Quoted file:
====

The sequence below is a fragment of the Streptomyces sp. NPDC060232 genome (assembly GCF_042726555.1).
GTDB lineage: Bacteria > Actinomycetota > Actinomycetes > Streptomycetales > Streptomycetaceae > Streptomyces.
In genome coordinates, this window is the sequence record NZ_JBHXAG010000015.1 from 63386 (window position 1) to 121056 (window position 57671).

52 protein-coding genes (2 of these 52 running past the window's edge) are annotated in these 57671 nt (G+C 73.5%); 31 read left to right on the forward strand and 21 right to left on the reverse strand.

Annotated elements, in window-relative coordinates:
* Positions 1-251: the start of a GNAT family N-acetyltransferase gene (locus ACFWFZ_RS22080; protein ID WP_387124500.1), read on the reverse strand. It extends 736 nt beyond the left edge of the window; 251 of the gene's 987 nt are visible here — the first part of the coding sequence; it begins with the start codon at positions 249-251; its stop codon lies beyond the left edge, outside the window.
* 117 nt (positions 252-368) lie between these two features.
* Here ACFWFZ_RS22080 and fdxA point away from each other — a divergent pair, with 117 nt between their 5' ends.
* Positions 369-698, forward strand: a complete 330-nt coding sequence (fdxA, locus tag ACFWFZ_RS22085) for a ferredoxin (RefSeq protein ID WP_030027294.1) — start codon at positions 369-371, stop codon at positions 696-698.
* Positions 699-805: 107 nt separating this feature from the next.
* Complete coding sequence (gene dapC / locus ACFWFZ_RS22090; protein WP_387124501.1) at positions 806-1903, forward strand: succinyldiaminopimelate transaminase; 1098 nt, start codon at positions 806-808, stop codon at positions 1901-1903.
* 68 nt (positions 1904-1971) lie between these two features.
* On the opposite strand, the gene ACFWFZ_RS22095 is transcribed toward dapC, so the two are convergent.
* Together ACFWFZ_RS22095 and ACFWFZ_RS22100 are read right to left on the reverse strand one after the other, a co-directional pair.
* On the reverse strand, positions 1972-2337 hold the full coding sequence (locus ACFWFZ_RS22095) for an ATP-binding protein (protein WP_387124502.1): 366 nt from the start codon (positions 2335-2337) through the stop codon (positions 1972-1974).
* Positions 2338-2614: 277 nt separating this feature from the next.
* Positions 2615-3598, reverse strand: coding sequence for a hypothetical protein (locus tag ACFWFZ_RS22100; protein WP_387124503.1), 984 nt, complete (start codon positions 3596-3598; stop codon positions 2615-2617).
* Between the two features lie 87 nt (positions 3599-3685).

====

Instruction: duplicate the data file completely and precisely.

The sequence below is a fragment of the Streptomyces sp. NPDC060232 genome (assembly GCF_042726555.1).
GTDB lineage: Bacteria > Actinomycetota > Actinomycetes > Streptomycetales > Streptomycetaceae > Streptomyces.
In genome coordinates, this window is the sequence record NZ_JBHXAG010000015.1 from 63386 (window position 1) to 121056 (window position 57671).

52 protein-coding genes (2 of these 52 running past the window's edge) are annotated in these 57671 nt (G+C 73.5%); 31 read left to right on the forward strand and 21 right to left on the reverse strand.

Annotated elements, in window-relative coordinates:
* Positions 1-251: the start of a GNAT family N-acetyltransferase gene (locus ACFWFZ_RS22080; protein ID WP_387124500.1), read on the reverse strand. It extends 736 nt beyond the left edge of the window; 251 of the gene's 987 nt are visible here — the first part of the coding sequence; it begins with the start codon at positions 249-251; its stop codon lies beyond the left edge, outside the window.
* 117 nt (positions 252-368) lie between these two features.
* Here ACFWFZ_RS22080 and fdxA point away from each other — a divergent pair, with 117 nt between their 5' ends.
* Positions 369-698, forward strand: a complete 330-nt coding sequence (fdxA, locus tag ACFWFZ_RS22085) for a ferredoxin (RefSeq protein ID WP_030027294.1) — start codon at positions 369-371, stop codon at positions 696-698.
* Positions 699-805: 107 nt separating this feature from the next.
* Complete coding sequence (gene dapC / locus ACFWFZ_RS22090; protein WP_387124501.1) at positions 806-1903, forward strand: succinyldiaminopimelate transaminase; 1098 nt, start codon at positions 806-808, stop codon at positions 1901-1903.
* 68 nt (positions 1904-1971) lie between these two features.
* On the opposite strand, the gene ACFWFZ_RS22095 is transcribed toward dapC, so the two are convergent.
* Together ACFWFZ_RS22095 and ACFWFZ_RS22100 are read right to left on the reverse strand one after the other, a co-directional pair.
* On the reverse strand, positions 1972-2337 hold the full coding sequence (locus ACFWFZ_RS22095) for an ATP-binding protein (protein WP_387124502.1): 366 nt from the start codon (positions 2335-2337) through the stop codon (positions 1972-1974).
* Positions 2338-2614: 277 nt separating this feature from the next.
* Positions 2615-3598, reverse strand: coding sequence for a hypothetical protein (locus tag ACFWFZ_RS22100; protein WP_387124503.1), 984 nt, complete (start codon positions 3596-3598; stop codon positions 2615-2617).
* Between the two features lie 87 nt (positions 3599-3685).